ISIS appears to be learning how to make—and use—chemical projectiles. The allegation isn't based on just anecdotal evidence: Authorities got their hands on an unexploded shell fired by Islamic State militants in Iraq last month, reports the New York Times. The device was crude, hence the failure to explode, but it was leaking a chemical that caused several Kurdish fighters to get sick. A French ordnance technician says the chemical is probably chlorine, though test results were still pending.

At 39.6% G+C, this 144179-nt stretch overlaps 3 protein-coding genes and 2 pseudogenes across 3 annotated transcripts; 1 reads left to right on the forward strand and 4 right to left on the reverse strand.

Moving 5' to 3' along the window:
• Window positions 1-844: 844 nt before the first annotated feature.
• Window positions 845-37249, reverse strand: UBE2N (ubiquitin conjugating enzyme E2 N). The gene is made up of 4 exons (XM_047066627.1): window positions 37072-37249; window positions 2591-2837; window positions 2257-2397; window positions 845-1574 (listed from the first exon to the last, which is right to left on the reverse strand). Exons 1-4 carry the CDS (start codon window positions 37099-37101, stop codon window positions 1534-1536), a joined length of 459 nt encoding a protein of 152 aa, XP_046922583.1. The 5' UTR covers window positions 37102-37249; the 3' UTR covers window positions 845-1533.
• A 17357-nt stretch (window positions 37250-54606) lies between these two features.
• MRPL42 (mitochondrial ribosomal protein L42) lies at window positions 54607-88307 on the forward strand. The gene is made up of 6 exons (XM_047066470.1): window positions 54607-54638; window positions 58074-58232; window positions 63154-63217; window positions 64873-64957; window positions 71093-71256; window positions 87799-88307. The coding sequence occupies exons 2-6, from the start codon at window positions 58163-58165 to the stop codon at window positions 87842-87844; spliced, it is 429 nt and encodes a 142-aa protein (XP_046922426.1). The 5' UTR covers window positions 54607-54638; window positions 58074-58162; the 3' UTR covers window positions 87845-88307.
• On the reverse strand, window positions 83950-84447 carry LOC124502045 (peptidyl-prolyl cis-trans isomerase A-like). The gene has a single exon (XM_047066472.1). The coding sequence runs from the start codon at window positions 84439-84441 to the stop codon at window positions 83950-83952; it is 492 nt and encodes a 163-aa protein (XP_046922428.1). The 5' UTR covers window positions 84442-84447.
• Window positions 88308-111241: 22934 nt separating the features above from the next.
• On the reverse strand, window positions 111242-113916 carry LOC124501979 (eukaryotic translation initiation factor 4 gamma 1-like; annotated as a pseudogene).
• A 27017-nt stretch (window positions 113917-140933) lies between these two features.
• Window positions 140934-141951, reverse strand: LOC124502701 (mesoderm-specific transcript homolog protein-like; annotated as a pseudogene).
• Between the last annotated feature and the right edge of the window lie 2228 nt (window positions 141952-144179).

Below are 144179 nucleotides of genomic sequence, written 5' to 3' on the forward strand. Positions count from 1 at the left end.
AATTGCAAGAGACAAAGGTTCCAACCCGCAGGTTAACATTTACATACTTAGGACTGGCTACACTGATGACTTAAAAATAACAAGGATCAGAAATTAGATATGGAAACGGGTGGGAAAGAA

ISIS has used chemicals previously in suicide bombings, but the leap to placing them in shells fired across large distances is a significant one, says the newspaper. ISIS also used "makeshift chemical projectiles" in Syria late last month, according to a Kurd militia there and a rights group monitoring the fighting, reports Reuters. About a dozen Syrian Kurd fighters with the YPG militia exposed to the gas "experienced burning of the throat, eyes and nose, combined with severe headaches, muscle pain and impaired concentration and mobility." YPG forces say they've captured gas masks from ISIS fighters in recent weeks.